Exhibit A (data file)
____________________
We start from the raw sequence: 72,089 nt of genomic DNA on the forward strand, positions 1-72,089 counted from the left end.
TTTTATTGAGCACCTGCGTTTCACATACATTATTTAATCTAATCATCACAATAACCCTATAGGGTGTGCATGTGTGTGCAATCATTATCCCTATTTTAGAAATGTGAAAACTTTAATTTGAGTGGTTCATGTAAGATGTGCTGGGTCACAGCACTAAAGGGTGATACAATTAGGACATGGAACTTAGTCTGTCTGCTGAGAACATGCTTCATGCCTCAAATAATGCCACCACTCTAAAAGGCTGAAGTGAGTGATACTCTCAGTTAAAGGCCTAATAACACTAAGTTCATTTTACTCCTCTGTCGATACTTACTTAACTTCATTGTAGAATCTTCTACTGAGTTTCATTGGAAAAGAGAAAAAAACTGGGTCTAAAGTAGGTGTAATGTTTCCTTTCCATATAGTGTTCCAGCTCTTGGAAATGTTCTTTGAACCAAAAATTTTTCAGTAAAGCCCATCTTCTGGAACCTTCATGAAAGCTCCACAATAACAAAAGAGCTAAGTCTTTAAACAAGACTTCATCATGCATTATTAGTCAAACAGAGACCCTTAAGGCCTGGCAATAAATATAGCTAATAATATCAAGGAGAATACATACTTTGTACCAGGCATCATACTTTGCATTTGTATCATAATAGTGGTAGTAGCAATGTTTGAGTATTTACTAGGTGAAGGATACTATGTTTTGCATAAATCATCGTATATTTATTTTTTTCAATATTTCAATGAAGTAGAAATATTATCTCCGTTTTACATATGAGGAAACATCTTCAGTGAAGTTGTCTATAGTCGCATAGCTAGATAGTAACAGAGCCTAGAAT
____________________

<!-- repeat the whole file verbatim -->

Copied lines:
We start from the raw sequence: 72,089 nt of genomic DNA on the forward strand, positions 1-72,089 counted from the left end.
TTTTATTGAGCACCTGCGTTTCACATACATTATTTAATCTAATCATCACAATAACCCTATAGGGTGTGCATGTGTGTGCAATCATTATCCCTATTTTAGAAATGTGAAAACTTTAATTTGAGTGGTTCATGTAAGATGTGCTGGGTCACAGCACTAAAGGGTGATACAATTAGGACATGGAACTTAGTCTGTCTGCTGAGAACATGCTTCATGCCTCAAATAATGCCACCACTCTAAAAGGCTGAAGTGAGTGATACTCTCAGTTAAAGGCCTAATAACACTAAGTTCATTTTACTCCTCTGTCGATACTTACTTAACTTCATTGTAGAATCTTCTACTGAGTTTCATTGGAAAAGAGAAAAAAACTGGGTCTAAAGTAGGTGTAATGTTTCCTTTCCATATAGTGTTCCAGCTCTTGGAAATGTTCTTTGAACCAAAAATTTTTCAGTAAAGCCCATCTTCTGGAACCTTCATGAAAGCTCCACAATAACAAAAGAGCTAAGTCTTTAAACAAGACTTCATCATGCATTATTAGTCAAACAGAGACCCTTAAGGCCTGGCAATAAATATAGCTAATAATATCAAGGAGAATACATACTTTGTACCAGGCATCATACTTTGCATTTGTATCATAATAGTGGTAGTAGCAATGTTTGAGTATTTACTAGGTGAAGGATACTATGTTTTGCATAAATCATCGTATATTTATTTTTTTCAATATTTCAATGAAGTAGAAATATTATCTCCGTTTTACATATGAGGAAACATCTTCAGTGAAGTTGTCTATAGTCGCATAGCTAGATAGTAACAGAGCCTAGAAT